“There are some people who allege that almost the entire difference between the performance of disadvantaged and advantaged children aged 18 is down to summer learning loss,” says Professor Wiliam. “But it also depends on the kind of curriculum you follow. If you’re talking about shallow learning, remembering facts and dates, then a child probably will forget those over a long break.”
However, what’s particularly interesting about the research is that reading aptitude seems to drop the most. This is, of course, something which parents could easily address themselves simply by encouraging their children to read over the summer or taking them to the library. It’s not really rocket science….
Tim Gill, author of No Fear: Growing Up in a Risk Averse Society, agrees. He’s horrified by the idea of summer learning and also unhappy because he feels that the issue is tied up with merchandising (Carol Vorderman’s Summer School package, for example costs a minimum of £12,99).
“No one makes money if more kids go to the park and play with other kids,” says Gill. “Children need time for themselves over the summer and especially out of doors. This is just market opportunities – latching onto anxieties and amplifying them.
“I don’t want to tell other parents how to do their job,” adds Gill, “but I just wonder who’s fuelling this. Who is looking at our kids and saying ‘wow they need more worksheets?
“It’s unquestionable that some children need more support for the basics. But the irony is that these online summer schools or worksheets are going to be done by the sharp elbowed middle classes.”
In Newhaven on the South Coast, Christine Terrey [NB: correct spelling of Terrey] runs Grays Nursery and Infant School. It’s a school which has many pupils eligible for free school meals and a high number with special needs. There aren’t many sharp elbowed middle classes to be found here. And yet the school’s learning programme has been a big success.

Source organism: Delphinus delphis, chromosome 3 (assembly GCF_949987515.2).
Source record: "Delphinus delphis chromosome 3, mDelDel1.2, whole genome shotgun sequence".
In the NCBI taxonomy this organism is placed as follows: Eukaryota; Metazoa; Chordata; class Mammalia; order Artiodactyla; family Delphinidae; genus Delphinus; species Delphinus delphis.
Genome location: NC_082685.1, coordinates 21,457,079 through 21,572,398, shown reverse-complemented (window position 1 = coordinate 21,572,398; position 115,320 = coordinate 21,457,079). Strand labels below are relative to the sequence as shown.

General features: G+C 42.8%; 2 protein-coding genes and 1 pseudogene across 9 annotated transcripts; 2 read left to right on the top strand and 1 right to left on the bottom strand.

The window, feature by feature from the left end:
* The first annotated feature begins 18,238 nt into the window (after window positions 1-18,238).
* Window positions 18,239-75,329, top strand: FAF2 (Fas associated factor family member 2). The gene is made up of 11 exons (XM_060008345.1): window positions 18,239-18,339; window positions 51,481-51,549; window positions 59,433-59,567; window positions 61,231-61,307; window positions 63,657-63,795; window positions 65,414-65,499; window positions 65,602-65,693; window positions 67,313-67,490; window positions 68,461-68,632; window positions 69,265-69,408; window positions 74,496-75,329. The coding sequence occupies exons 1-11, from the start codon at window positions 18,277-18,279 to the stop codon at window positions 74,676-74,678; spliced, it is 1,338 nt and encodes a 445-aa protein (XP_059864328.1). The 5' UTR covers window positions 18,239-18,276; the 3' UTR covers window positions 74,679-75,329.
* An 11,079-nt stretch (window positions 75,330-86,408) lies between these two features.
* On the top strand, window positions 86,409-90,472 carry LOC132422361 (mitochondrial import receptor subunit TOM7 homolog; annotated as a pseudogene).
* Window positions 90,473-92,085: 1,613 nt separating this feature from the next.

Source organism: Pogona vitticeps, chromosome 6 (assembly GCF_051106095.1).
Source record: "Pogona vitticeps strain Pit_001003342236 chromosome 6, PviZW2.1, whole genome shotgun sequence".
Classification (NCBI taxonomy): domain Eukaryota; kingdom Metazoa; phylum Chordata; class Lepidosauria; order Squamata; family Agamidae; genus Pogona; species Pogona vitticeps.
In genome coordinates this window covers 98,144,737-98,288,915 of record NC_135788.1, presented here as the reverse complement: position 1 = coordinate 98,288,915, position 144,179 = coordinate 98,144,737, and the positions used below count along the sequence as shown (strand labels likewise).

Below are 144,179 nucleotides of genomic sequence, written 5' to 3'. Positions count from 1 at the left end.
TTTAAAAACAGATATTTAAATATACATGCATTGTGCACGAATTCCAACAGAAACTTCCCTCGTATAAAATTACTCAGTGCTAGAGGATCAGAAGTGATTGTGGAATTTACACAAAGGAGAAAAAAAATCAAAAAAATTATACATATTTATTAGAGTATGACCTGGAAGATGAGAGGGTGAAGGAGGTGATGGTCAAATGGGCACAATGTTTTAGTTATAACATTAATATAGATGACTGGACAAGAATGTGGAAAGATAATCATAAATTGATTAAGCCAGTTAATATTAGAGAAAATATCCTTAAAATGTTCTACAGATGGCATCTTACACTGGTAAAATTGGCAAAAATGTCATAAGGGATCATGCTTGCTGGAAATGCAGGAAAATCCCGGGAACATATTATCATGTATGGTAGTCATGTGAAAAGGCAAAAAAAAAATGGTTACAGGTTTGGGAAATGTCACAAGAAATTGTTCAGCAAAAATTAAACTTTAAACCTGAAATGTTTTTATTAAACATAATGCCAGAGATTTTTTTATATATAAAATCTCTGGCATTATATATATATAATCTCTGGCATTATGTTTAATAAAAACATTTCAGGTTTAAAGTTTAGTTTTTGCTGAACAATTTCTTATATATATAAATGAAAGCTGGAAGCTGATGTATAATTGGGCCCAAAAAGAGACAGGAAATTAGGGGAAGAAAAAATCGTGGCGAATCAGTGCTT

“I think that most schools are aware that over the summer break, children slip back in their learning,” says Terrey, who’s been headteacher at Grays for the last five years. “We’d just never investigated how much.”
Two years ago, Terrey decided to look into the matter and assessed the children before the school broke up in July and again on their return in September. She was shocked by her findings - twenty two children had a summer learning loss in reading, sixteen in writing and twelve in maths.
Terrey and her staff realised that some children weren’t looking at a book for the entire summer. “We decided we weren’t giving parents enough guidance,” she says. “Things had to change.”
The first innovation was lending school library books over the holidays. The second was to set up the Summer Fun Learning Challenge. This involved putting special pages on the school’s internet learning platform, adding links to other useful sites and recommending that children make their own scrapbooks of what they’d got up to over the break.
“Every child who made a scrapbook got a certificate, as did everyone who logged on,” says Terrey. “I saw a lot of movement on the site in August, which was great. We had no sanctions for those who didn’t get involved, only rewards and praise for those who did.”
The results were impressive. Last September, only seven children had a summer learning loss in reading, eight in writing and five in maths. Terrey is hoping for even better results this year.
“There’s always been an issue with summer learning loss,” she says firmly. “Children fall behind when they’re not doing anything. The problem is that schools didn’t know how to measure it and haven’t always planned good ways of dealing with it.”
So parents, try to make sure your children pick up a book this summer or do something else to stimulate their brains. But don’t worry too much. They’re unlikely to fall disastrously behind if times tables aren’t practised daily.
“I’m very resistant to this idea that, as parents, our job is to expend every last sinew of sweat in getting that extra grade,” says Tim Gill. “Children need time and space on their own. That’s how they are given the chance to become real people.”